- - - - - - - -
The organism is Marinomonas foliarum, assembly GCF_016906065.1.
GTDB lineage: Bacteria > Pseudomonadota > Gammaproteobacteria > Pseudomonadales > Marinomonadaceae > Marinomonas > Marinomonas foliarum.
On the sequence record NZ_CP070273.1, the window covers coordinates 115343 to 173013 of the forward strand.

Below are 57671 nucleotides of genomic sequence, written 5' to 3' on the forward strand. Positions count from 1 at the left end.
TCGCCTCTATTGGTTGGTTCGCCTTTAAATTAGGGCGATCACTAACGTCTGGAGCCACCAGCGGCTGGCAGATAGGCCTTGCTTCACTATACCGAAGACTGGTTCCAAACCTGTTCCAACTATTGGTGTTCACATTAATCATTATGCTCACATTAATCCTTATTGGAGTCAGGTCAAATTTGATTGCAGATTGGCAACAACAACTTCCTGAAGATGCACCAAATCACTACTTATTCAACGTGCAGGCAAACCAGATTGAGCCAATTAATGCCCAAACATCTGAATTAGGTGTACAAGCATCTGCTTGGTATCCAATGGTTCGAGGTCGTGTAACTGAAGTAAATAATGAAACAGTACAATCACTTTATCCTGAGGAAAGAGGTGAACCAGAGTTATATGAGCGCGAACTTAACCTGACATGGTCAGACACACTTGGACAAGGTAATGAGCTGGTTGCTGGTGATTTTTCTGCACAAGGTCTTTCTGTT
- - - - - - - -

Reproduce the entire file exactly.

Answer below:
The organism is Marinomonas foliarum, assembly GCF_016906065.1.
GTDB lineage: Bacteria > Pseudomonadota > Gammaproteobacteria > Pseudomonadales > Marinomonadaceae > Marinomonas > Marinomonas foliarum.
On the sequence record NZ_CP070273.1, the window covers coordinates 115343 to 173013 of the forward strand.

Below are 57671 nucleotides of genomic sequence, written 5' to 3' on the forward strand. Positions count from 1 at the left end.
TCGCCTCTATTGGTTGGTTCGCCTTTAAATTAGGGCGATCACTAACGTCTGGAGCCACCAGCGGCTGGCAGATAGGCCTTGCTTCACTATACCGAAGACTGGTTCCAAACCTGTTCCAACTATTGGTGTTCACATTAATCATTATGCTCACATTAATCCTTATTGGAGTCAGGTCAAATTTGATTGCAGATTGGCAACAACAACTTCCTGAAGATGCACCAAATCACTACTTATTCAACGTGCAGGCAAACCAGATTGAGCCAATTAATGCCCAAACATCTGAATTAGGTGTACAAGCATCTGCTTGGTATCCAATGGTTCGAGGTCGTGTAACTGAAGTAAATAATGAAACAGTACAATCACTTTATCCTGAGGAAAGAGGTGAACCAGAGTTATATGAGCGCGAACTTAACCTGACATGGTCAGACACACTTGGACAAGGTAATGAGCTGGTTGCTGGTGATTTTTCTGCACAAGGTCTTTCTGTT